State law requires all New York employers to make reasonable efforts to provide a room (other than a restroom) or other location where an employee may express milk in privacy. The New York City Council recently took steps to expand the obligations of NYC employers related to nursing mothers, by passing a pair of bills (Intro. 879-A and Intro. 905-A) that amend the New York City Human Rights Law and become effective on March 17, 2019.
First, the City legislation requires employers to create and implement a written lactation room policy, which must be distributed to all employees upon hiring. The policy must include the following:
- A statement that employees have a right to request a lactation room and reasonable break times (unpaid) to express milk pursuant to section 206-c of the NYS Labor Law.
- A process by which employees may request use of a lactation room. The process must include, at a minimum, a method to submit a request for a lactation room, a requirement that the employer respond to such a request within a reasonable amount of time not to exceed five business days, and a procedure to follow when two or more individuals need to use the lactation room at the same time, including contact information for scheduling follow-up.
- Assurance that there will be a “cooperative dialogue” between the employer and an employee in the unusual circumstance that providing a lactation room poses an undue hardship to the employer. The cooperative dialogue process was explained in a prior advisory that can be found here.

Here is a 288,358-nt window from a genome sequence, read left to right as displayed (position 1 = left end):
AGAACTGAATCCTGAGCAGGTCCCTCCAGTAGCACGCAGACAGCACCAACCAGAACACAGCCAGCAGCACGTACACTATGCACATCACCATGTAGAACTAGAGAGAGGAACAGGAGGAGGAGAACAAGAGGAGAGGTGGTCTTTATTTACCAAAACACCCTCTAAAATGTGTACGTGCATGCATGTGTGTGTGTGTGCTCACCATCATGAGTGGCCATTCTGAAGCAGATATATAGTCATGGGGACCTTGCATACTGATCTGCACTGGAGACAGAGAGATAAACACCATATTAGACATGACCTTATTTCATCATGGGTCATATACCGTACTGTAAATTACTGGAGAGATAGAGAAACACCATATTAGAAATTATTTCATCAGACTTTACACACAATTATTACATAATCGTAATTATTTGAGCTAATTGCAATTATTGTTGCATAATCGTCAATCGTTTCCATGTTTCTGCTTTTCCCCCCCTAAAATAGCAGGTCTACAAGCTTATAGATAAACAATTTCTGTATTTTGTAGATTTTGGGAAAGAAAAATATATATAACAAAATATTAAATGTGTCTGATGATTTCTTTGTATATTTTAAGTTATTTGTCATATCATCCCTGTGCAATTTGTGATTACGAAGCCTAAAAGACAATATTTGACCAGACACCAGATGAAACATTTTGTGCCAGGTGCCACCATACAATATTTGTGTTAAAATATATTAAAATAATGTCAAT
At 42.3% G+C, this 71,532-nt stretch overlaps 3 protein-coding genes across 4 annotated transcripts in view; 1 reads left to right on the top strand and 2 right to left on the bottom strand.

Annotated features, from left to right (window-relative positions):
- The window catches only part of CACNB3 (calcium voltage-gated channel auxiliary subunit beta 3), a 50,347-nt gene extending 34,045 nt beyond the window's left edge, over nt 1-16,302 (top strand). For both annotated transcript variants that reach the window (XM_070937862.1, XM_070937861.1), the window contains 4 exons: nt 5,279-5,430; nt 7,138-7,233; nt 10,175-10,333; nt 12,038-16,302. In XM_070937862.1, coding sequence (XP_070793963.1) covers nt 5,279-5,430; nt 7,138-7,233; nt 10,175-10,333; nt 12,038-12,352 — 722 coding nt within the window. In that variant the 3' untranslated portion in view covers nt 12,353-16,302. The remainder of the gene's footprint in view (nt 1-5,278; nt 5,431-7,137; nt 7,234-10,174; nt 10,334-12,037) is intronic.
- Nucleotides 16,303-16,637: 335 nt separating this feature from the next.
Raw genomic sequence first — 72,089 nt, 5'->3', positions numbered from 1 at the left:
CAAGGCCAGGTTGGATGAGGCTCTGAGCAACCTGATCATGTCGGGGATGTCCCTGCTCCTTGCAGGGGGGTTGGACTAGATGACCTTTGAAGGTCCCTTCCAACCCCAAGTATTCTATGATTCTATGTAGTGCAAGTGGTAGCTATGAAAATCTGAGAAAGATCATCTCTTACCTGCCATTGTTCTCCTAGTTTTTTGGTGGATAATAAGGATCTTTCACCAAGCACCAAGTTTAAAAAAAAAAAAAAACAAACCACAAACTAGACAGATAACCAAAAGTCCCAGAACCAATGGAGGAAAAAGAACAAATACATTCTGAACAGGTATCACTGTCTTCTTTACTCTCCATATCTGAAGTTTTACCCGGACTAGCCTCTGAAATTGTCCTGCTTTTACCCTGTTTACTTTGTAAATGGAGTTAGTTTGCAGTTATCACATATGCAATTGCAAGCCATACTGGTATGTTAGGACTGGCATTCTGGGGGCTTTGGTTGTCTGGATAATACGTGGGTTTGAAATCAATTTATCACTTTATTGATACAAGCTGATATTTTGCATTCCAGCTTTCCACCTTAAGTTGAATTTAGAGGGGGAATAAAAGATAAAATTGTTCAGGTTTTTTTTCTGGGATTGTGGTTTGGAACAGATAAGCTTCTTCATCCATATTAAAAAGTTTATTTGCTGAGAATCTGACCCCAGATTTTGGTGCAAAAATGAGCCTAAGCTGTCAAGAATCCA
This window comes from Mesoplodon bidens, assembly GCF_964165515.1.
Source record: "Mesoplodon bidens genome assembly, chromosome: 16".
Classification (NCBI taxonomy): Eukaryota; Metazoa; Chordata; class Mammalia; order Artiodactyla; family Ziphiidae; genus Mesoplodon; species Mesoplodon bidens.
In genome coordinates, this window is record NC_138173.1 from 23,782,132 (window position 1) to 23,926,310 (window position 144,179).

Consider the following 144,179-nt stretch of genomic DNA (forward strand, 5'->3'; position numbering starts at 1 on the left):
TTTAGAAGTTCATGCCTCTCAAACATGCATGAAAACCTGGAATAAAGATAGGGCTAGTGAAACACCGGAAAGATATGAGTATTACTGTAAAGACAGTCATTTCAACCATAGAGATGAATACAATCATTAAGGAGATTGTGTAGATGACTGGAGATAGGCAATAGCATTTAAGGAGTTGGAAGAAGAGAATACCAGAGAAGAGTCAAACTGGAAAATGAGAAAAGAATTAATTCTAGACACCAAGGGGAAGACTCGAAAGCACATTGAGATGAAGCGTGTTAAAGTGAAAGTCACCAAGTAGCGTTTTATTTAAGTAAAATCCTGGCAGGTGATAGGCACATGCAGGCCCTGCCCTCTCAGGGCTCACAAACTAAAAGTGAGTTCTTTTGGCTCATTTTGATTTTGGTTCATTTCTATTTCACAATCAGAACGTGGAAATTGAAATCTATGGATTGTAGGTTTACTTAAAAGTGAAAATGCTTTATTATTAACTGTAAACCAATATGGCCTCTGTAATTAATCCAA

Second, the City legislation requires employers to ensure that the lactation room be suitable for its purpose. In that regard, the lactation room must be sanitary and
- contain a chair, an electrical outlet, and a surface on which to place a breast pump and other personal items;
- located within reasonable proximity to the employee’s work area;
- located within close proximity to running water; and
- shielded from view and intrusion.
The room designated for lactation does not have to be used exclusively as a lactation room at all times, but when an employee is using the room to express milk, then lactation must be the sole function of the room at that time. Further, when the lactation room is in use, “the employer shall provide notice to other employees that the room is given preference for use as a lactation room.”
Third, employers must ensure that a refrigerator is located within close proximity to the nursing employee’s work area.
The NYC Commission on Human Rights has also been charged with the development of a model lactation room accommodation policy and a model lactation room request form. Given all of the new requirements and the impending effectiveness of the laws, we encourage our clients to begin preparations immediately, including by revising their lactation policy and distributing the same to all employees. In the absence of official guidance, we recommend distributing the policy together with other new hire materials, or including it within an employee handbook, which is provided upon hire (for which an acknowledgment or receipt is signed by the employee). Davis Wright Tremaine attorneys remain available to help you.